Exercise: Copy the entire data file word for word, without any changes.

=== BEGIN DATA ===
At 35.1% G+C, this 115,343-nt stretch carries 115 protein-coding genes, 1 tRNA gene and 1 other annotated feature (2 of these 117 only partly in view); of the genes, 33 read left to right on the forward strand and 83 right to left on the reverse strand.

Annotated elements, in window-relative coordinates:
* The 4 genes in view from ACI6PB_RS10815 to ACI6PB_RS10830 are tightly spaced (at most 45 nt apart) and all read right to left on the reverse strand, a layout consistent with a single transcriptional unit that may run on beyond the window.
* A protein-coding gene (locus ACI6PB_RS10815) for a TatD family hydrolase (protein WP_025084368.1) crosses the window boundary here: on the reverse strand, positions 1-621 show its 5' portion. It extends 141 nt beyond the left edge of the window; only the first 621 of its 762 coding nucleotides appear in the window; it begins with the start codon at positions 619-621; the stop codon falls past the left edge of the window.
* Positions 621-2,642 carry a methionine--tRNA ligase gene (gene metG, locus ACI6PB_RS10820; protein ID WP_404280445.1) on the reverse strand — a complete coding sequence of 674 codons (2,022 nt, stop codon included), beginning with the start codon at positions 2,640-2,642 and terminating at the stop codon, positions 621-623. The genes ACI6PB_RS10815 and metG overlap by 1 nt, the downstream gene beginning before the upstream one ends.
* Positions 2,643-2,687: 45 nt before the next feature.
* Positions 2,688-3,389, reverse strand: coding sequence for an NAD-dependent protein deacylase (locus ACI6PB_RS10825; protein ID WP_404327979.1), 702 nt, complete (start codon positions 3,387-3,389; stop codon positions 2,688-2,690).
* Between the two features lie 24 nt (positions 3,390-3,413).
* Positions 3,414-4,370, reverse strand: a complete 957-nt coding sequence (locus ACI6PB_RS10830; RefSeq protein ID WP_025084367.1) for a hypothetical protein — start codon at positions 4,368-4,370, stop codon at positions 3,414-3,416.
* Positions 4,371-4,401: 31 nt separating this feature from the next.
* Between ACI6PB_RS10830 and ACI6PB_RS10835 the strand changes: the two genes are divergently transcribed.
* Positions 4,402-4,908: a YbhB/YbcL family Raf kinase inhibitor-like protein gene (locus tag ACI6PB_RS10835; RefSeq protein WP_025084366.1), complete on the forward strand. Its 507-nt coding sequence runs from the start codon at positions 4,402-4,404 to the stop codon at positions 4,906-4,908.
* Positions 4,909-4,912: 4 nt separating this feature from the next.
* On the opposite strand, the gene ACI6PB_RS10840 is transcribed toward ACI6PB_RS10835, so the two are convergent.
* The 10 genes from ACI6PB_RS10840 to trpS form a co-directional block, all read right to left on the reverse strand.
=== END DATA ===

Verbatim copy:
At 35.1% G+C, this 115,343-nt stretch carries 115 protein-coding genes, 1 tRNA gene and 1 other annotated feature (2 of these 117 only partly in view); of the genes, 33 read left to right on the forward strand and 83 right to left on the reverse strand.

Annotated elements, in window-relative coordinates:
* The 4 genes in view from ACI6PB_RS10815 to ACI6PB_RS10830 are tightly spaced (at most 45 nt apart) and all read right to left on the reverse strand, a layout consistent with a single transcriptional unit that may run on beyond the window.
* A protein-coding gene (locus ACI6PB_RS10815) for a TatD family hydrolase (protein WP_025084368.1) crosses the window boundary here: on the reverse strand, positions 1-621 show its 5' portion. It extends 141 nt beyond the left edge of the window; only the first 621 of its 762 coding nucleotides appear in the window; it begins with the start codon at positions 619-621; the stop codon falls past the left edge of the window.
* Positions 621-2,642 carry a methionine--tRNA ligase gene (gene metG, locus ACI6PB_RS10820; protein ID WP_404280445.1) on the reverse strand — a complete coding sequence of 674 codons (2,022 nt, stop codon included), beginning with the start codon at positions 2,640-2,642 and terminating at the stop codon, positions 621-623. The genes ACI6PB_RS10815 and metG overlap by 1 nt, the downstream gene beginning before the upstream one ends.
* Positions 2,643-2,687: 45 nt before the next feature.
* Positions 2,688-3,389, reverse strand: coding sequence for an NAD-dependent protein deacylase (locus ACI6PB_RS10825; protein ID WP_404327979.1), 702 nt, complete (start codon positions 3,387-3,389; stop codon positions 2,688-2,690).
* Between the two features lie 24 nt (positions 3,390-3,413).
* Positions 3,414-4,370, reverse strand: a complete 957-nt coding sequence (locus ACI6PB_RS10830; RefSeq protein ID WP_025084367.1) for a hypothetical protein — start codon at positions 4,368-4,370, stop codon at positions 3,414-3,416.
* Positions 4,371-4,401: 31 nt separating this feature from the next.
* Between ACI6PB_RS10830 and ACI6PB_RS10835 the strand changes: the two genes are divergently transcribed.
* Positions 4,402-4,908: a YbhB/YbcL family Raf kinase inhibitor-like protein gene (locus tag ACI6PB_RS10835; RefSeq protein WP_025084366.1), complete on the forward strand. Its 507-nt coding sequence runs from the start codon at positions 4,402-4,404 to the stop codon at positions 4,906-4,908.
* Positions 4,909-4,912: 4 nt separating this feature from the next.
* On the opposite strand, the gene ACI6PB_RS10840 is transcribed toward ACI6PB_RS10835, so the two are convergent.
* The 10 genes from ACI6PB_RS10840 to trpS form a co-directional block, all read right to left on the reverse strand.